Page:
3. bubo Says:

    thanks, man!

    worked immeadately on Debian Lenny and emacs22-nox. i’m guile user, so i just put in ‘guile as described in the README. i’m usually using cmuscheme by Olin Shivers but this seems like a posssible alternative… regards b.

  4. Geiser: A New Emacs-Scheme Interaction Mode | Wisdom and Wonder Says:

    [...] Here is the announcement for a new Emacs-Scheme interaction mode that already works with PLT and Guile, and will probably soon be working with Ikarus, too. This was written by Grant. Posted on Saturday, May 30, 2009, at 9:24 pm. Filed under Link. Tagged Emacs, Ide, Programming Language, Scheme. Bookmark the permalink. Follow comments here with the RSS feed. Post a comment or leave a trackback. [...]

  5. Raoul Duke Says:

    another possible target could be Clojure. (i know nothing about its metadata offerings.)

    • jao Says:

      Raoul, for clojure, there’s already a slime port, which works quite well for what i’ve seen. so, the job is done :)

  6. guinness Says:

    I’ve been having the same problem as Ryszard. I used guile 1.8.7 and emacs 23.1.1 (from the arch linux repository).

    I do M-x run-geiser and still get the error “No Geiser REPL for this buffer” when I try to M-c M-r or anything using geiser. Anything I should try?

  7. Alex Suraci Says:

    Having a bit of trouble getting it going on OS X with PLT Scheme v4.2.3, Emacs v23.1.1. It gives me the same “No Geiser REPL for this buffer” error others were getting. It also had geiser-scheme-dir wrong, so I set it to /usr/local/share/geiser, to no avail. Any ideas?

    • jao Says:

      Alex, does this happen with an installed geiser (did you run make install)? If so, what’s your .emacs configuration? What is the value of geiser-scheme-dir before you set it? What exactly happens when you run M-x run-plt? Do you get a REPL buffer?

      • Alex Suraci Says:

        Yes, I installed it with ./configure, make, sudo make install.

        The value of geiser-scheme-dir was set to “/usr/local/share/emacs/scheme”. I’ve re-set it to that for the following information, just to be consistent.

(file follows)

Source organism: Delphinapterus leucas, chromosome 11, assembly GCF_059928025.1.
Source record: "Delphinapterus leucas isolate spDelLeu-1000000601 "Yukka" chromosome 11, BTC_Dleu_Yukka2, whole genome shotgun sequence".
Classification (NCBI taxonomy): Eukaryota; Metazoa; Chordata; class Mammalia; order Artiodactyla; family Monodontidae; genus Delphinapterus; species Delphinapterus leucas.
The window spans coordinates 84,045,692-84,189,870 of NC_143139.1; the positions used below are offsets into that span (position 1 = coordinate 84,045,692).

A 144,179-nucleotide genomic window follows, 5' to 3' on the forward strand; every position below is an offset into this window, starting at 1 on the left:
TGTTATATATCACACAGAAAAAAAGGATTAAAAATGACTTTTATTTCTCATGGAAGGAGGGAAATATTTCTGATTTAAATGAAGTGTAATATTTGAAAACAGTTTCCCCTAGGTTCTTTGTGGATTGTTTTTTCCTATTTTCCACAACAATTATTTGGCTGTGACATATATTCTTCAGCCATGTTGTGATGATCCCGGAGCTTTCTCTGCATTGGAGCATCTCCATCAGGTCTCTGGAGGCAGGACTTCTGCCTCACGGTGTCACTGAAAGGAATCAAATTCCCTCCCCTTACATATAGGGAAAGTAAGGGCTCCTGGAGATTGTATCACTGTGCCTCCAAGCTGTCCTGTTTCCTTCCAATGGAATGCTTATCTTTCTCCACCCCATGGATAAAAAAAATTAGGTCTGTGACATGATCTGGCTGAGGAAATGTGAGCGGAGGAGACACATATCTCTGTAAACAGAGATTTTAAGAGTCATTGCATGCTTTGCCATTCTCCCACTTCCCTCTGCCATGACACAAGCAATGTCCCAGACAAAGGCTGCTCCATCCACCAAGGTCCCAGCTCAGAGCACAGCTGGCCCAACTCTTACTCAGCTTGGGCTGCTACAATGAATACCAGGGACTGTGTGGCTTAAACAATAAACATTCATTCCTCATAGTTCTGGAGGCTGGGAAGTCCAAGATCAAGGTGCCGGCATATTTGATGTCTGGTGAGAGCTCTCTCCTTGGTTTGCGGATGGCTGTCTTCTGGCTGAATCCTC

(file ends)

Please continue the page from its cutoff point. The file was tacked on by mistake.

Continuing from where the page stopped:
When I do “M-x run-plt” a REPL comes up (after quite a bit of delay), but at the top it says:

        default-load-handler: cannot open input file: “/usr/local/share/emacs/scheme/plt/” (No such file or directory; errno=2)

        This is what led me to figuring out that geiser-scheme-dir was incorrect; I changed it to where geiser installed to (/usr/local/share/geiser) and that error goes away, but geiser still doesn’t seem to detect the REPL. I’m assuming M-x run-plt is the same as M-x run-geiser, but with PLT specified?

        My Emacs config can be found here:

        • jao Says:

          As mentioned in the README, you need
          (require ‘geiser-install)

          instead of
          (require ‘geiser)

          Does that make things any better?

          • Alex Suraci Says:

            Ah, I figured that was just an installation step.

            Unfortunately, it doesn’t seem to change anything; I changed that in my lisp.el, restarted, even ran the require in scratch after the restart, still no go.

          • Alex Suraci Says:

            Ah, sorry – my geiser-scheme-dir is correct now, but I get the same “No Geiser REPL” errors as before.

          • jao Says:

            What are those errors? Since the scheme dir is correct, i’m guessing the error you mention above is not the one happening now.

            What’s the value of your geiser-plt-binary variable? Does that coincide with that of mzscheme? If it’s relative, is mzscheme in your path?

          • Alex Suraci Says:

            The long pause leading to the “cannot open input file” is indeed solved. The errors I get now are when I try to run the buffer in the repl (C-c C-l), run the preceding sexp, etc – autodoc also says “Autodoc not available (No Geiser REPL for this buffer (try M-x run-geiser))”, despite a REPL being opened; everything makes the same complaint.

            geiser-plt-binary was set to “mzscheme”. Just to be sure, I set it to an absolute path to mzscheme, but that hasn’t changed anything. The REPL works fine, the geiser buffers just don’t seem to be aware of it.

            (Thanks for the troubleshooting, btw.)

          • jao Says: